A massive thank you to everyone who tweeted, picketed, blockaded, occupied, or sent messages to workfare exploiters this week. With just weeks to go until Osborne’s punitive new six month “Community Work Placement” (CWP) scheme is due to launch, its future is looking pretty uncertain. Freedom of information responses suggest that the guidance is behind schedule and the government have yet to even confirm some providers. Now our action has created some even bigger hurdles: major workfare users Salvation Army, TCV and YMCA say they will not offer placements on the CWP scheme.
Salvation Army felt the pressure this week with pickets at their stores in Cardiff and South London, a huge banner unfurled at their head office, and a three hour blockade which shut down one of their workfare-using shops in Edinburgh. YMCA faced a surprise visit to their head office, where an alternative YMCA song “Forced to work at the YMCA” was performed. Promising a meeting with a manager responsible for their workfare policy, they soon began telling people who contacted them that they too would not be involved in 6-month workfare – especially interesting since their excuse for continuing to use other workfare schemes is that they can’t impose policy like this on their branches.
The “green” charities who make thousands of workfare placements possible also faced the heat with massive online pressure. The Conservation Volunteers, who have previously boasted of the 20,000 workfare placements they have hosted, will not take part in CWP. Groundwork – a major workfare user – decided to lie to the charities’ press about their involvement, claiming that they had not bid to run a CWP contract, despite boasting about doing so here.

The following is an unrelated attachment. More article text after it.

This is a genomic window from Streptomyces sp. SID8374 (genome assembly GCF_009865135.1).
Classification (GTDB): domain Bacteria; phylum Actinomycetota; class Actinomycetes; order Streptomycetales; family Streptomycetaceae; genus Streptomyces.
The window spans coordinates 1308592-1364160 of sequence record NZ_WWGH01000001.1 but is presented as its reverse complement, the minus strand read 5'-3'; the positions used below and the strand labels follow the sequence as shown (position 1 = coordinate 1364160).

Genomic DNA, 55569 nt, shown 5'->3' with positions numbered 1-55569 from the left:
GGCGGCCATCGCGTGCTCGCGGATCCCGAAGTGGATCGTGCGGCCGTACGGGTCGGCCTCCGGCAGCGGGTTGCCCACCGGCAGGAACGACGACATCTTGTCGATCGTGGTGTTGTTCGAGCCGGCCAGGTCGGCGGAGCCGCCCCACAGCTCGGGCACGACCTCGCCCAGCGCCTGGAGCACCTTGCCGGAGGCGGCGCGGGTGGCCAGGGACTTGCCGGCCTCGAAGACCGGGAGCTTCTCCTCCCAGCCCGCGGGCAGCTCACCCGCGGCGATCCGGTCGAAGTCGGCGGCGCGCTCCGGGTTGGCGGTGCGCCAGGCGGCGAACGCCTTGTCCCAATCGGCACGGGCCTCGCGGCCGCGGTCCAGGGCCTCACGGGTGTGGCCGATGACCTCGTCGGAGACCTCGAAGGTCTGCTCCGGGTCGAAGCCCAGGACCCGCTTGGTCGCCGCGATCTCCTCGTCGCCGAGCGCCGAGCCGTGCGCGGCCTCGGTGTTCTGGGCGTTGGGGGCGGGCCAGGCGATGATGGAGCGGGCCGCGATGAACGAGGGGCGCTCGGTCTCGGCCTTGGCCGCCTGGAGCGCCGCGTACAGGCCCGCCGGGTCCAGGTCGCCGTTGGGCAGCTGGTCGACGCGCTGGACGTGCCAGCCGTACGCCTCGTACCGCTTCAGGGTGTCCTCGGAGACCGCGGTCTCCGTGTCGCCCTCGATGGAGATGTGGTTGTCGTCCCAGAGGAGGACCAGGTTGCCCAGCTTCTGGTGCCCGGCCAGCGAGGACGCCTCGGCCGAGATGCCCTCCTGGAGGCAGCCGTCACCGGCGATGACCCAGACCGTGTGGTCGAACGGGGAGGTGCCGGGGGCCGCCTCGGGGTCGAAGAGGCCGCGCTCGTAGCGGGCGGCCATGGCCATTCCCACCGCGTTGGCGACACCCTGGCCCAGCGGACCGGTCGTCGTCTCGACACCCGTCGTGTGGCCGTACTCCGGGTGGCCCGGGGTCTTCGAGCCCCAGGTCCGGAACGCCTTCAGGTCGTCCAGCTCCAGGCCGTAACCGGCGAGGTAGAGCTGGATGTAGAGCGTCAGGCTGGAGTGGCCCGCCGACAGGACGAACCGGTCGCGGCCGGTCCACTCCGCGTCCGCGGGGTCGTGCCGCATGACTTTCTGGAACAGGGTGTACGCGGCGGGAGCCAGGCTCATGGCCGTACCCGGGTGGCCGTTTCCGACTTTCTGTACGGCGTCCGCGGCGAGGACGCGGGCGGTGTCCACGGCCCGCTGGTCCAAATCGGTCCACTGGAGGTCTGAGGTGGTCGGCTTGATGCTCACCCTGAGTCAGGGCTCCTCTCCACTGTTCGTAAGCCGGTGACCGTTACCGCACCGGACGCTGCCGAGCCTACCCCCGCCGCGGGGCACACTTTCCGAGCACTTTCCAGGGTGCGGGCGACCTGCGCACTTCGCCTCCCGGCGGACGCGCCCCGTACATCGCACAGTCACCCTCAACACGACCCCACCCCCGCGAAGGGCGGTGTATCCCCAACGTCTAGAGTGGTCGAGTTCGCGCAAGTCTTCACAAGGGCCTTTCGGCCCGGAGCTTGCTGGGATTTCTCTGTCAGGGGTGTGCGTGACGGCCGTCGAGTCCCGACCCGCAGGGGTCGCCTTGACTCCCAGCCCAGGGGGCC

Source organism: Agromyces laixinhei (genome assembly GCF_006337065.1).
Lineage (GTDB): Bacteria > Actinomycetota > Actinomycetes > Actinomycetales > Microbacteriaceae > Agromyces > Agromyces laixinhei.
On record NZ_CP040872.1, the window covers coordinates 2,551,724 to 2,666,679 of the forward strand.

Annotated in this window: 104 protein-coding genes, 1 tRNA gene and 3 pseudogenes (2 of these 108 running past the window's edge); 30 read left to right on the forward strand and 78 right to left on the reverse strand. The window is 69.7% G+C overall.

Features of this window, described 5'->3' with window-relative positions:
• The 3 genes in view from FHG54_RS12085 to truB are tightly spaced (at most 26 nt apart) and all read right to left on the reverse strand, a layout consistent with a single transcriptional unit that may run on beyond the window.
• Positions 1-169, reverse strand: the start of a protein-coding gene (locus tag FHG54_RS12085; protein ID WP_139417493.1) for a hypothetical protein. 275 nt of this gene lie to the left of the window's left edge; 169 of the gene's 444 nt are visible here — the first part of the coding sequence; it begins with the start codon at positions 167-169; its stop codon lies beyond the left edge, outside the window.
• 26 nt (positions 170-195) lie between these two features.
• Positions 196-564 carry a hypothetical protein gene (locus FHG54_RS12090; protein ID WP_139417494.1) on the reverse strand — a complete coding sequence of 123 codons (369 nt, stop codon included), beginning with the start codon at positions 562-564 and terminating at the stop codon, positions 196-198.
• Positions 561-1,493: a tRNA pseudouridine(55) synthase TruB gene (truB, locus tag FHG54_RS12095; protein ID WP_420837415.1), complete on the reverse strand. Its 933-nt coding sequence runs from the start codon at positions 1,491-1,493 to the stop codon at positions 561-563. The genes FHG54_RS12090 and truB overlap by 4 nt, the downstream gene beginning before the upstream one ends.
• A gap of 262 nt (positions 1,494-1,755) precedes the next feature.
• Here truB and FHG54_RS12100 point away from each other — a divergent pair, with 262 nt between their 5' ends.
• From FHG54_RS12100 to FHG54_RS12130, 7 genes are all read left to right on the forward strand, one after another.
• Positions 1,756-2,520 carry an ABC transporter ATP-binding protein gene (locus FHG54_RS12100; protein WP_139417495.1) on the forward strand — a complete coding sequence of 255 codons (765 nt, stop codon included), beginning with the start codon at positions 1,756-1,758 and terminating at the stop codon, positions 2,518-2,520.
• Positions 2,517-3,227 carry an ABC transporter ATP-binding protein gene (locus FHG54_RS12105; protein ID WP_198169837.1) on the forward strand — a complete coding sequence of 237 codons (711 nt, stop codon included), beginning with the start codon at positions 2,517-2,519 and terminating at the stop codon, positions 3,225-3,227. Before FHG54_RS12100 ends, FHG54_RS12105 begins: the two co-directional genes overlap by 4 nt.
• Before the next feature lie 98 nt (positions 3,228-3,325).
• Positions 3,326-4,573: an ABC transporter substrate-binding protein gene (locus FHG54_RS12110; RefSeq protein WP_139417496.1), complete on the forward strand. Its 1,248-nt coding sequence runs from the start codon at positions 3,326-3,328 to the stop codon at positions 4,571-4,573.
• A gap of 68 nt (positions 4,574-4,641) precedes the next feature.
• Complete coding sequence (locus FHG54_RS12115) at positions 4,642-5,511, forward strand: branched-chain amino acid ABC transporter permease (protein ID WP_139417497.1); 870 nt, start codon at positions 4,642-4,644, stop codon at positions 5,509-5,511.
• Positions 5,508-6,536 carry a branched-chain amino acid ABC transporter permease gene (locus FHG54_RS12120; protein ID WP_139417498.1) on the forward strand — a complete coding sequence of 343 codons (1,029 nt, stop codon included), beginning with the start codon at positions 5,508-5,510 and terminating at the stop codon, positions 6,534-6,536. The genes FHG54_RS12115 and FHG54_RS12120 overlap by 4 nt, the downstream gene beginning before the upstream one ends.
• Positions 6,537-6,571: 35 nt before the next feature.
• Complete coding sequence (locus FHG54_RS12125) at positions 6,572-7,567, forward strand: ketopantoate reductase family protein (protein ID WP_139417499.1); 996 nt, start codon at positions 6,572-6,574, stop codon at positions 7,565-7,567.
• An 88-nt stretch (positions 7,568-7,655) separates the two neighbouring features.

Coverage in the charities’ trade press in England and Scotland, and in Christian media will mean that other organisations see the cost to their reputation of getting involved in any workfare scheme. With impressive and diverse actions in Cardiff, Glasgow, Weston Super Mare, Edinburgh, Liverpool, Brighton, London and Swansea during the week, and hundreds of people taking action online, any would-be workfare exploiter has reason to think twice. When even the Evening Standard is condemning CWP, this exceptionally punitive brand of workfare looks pretty doomed.
In a week which also saw mass mobilisations against zero hour contracts, Atos and the Bedroom Tax, we know that what we all do makes a difference. So however you supported the week of action, thank you!
Amidst all the success of the week, this twitter exchange between a workfare manager and his friend provided a sobering reminder of what we’re up against. As the friend put it “4 weeks free labour – nice! Just keep getting new ones for zip all”. Salvation Army, TCV and YMCA may be out of the 6-month CWP workfare but they’re still propping up other workfare schemes and forcing people into destitution through sanctions, so if you haven’t yet had a chance, please keep up the pressure with the actions below: